Nevertheless, he retained most of its key ideas, most importantly about the necessity, at times, for preventive action and a forward-leaning military presence and most importantly, this idea that American security was really— was really dependent on what he called zones of democracy. Different areas around the world, which were former security threats, which through American intervention could be transformed into sort of democratic outposts. That’s all retained in a January, 1993 document called the defense plan— I’m sorry, called the "Regional Defense Strategy." And, so, it really shows that the— the alliance between Paul Wolfowitz and Dick Cheney wasn’t sort of a marriage of convenience. It was really more of a meeting of two minds, people who really did see the world in a very similar way, and were very eager to see that their vision was implemented.
AMY GOODMAN: We’re talking to Spencer Ackerman. You talk about Dick Cheney leaving his position as Defense Secretary to become head of Halliburton and how he circumvent— how his disgust with the CIA led him to hire retired intelligence people, a policy he has carried on through this day. Can you talk about the kind of brain trust he set up at Halliburton to deal with the world, to deal with countries?
SPENCER ACKERMAN: Well, basically, he comes out of the— out of the first gulf war with a really acute sense— and so does Paul Wolfowitz and so do others who work in the Pentagon— with a really acute sense that in many very important respects the American intelligence establishment has failed. It’s failed to —- it’s failed to see that the Soviet Union had a bioweapons program, that we only found out about that in September of 1992, because Boris Yeltsin just flat-out told us. And, you know, that’s the whole—- the Soviet Union was the whole reason, more or less, that the CIA existed. So, how could they have missed something so important. Very, very few analysts in the intelligence community accurately predicted the invasion of Kuwait, and so on. There were several failures that proved to be somewhat seminal.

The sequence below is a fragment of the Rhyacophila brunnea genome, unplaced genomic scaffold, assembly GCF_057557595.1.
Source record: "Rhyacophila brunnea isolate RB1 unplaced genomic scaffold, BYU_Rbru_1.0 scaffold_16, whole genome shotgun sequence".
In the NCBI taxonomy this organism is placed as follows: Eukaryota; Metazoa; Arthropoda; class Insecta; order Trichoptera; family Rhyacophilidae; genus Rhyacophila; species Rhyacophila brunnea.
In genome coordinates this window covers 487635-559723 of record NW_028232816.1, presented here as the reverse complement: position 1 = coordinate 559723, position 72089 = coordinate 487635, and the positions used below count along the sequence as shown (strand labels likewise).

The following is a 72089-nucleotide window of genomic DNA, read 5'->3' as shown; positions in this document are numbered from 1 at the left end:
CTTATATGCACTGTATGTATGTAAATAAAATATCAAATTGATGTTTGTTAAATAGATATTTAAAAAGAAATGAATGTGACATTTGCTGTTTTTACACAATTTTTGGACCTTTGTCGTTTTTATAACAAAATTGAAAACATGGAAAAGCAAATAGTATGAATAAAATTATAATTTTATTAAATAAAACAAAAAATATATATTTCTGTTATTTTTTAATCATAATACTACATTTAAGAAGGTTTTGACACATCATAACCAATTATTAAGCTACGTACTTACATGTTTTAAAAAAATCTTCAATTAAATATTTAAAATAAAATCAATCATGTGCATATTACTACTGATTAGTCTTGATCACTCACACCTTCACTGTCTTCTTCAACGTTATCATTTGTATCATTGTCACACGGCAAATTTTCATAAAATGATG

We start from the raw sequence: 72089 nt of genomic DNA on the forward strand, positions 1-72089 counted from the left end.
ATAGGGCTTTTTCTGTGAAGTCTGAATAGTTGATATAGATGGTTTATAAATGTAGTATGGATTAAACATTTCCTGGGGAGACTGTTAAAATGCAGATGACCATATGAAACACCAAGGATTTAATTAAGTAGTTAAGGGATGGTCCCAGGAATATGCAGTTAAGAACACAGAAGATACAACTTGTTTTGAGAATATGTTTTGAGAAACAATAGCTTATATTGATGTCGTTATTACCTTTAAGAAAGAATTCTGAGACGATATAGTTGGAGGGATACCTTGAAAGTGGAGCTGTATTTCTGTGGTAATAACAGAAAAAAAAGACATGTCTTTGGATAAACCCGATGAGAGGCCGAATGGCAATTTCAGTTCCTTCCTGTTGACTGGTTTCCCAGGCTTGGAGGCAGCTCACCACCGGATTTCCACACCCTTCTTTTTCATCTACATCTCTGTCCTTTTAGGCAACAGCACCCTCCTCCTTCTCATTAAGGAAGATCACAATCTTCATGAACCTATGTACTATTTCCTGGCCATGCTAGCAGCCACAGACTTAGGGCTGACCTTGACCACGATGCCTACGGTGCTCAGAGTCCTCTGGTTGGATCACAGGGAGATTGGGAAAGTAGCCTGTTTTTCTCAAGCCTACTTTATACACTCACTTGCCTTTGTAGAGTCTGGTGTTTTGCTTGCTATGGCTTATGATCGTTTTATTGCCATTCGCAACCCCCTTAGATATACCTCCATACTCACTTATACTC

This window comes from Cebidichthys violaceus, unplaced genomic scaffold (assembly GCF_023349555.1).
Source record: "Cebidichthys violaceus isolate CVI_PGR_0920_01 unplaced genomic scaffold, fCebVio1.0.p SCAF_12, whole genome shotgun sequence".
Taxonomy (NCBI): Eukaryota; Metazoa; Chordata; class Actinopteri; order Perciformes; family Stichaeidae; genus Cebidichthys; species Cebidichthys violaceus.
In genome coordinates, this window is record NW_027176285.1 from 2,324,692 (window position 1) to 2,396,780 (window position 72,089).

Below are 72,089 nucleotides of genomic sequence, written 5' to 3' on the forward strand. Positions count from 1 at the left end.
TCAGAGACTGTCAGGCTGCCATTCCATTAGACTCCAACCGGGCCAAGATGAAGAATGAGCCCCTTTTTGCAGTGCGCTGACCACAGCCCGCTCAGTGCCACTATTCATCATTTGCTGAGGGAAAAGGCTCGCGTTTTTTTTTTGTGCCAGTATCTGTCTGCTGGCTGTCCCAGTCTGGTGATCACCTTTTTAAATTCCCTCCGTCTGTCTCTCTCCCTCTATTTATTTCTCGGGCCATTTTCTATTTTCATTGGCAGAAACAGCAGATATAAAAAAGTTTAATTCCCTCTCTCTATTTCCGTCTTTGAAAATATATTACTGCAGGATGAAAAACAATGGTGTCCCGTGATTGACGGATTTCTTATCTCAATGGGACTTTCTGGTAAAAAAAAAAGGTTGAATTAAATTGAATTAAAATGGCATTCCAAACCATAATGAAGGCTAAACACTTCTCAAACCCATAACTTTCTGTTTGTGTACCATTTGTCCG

And by the time Cheney gets to Halliburton, like— like any businessman, he wants to have the most accurate information he can, and so as he hires people who have been former intelligence professionals and others to sort of help him with his forecasting as he ran the company— we talked to one of them— and this person told us that, in very florid and not perhaps broadcastable language, how angry Cheney was at the CIA, and how little faith he had in it. And, by the time that Cheney becomes vice president, that’s a deeply held belief that he carries over with him. And it’s what leads Cheney and his bureaucratic allies to set up channels within the government to sort of second-guess, challenge, outsource and almost replace the judgments of the established intelligence community.
AMY GOODMAN: Talk about his relationship with Ahmed Chalabi.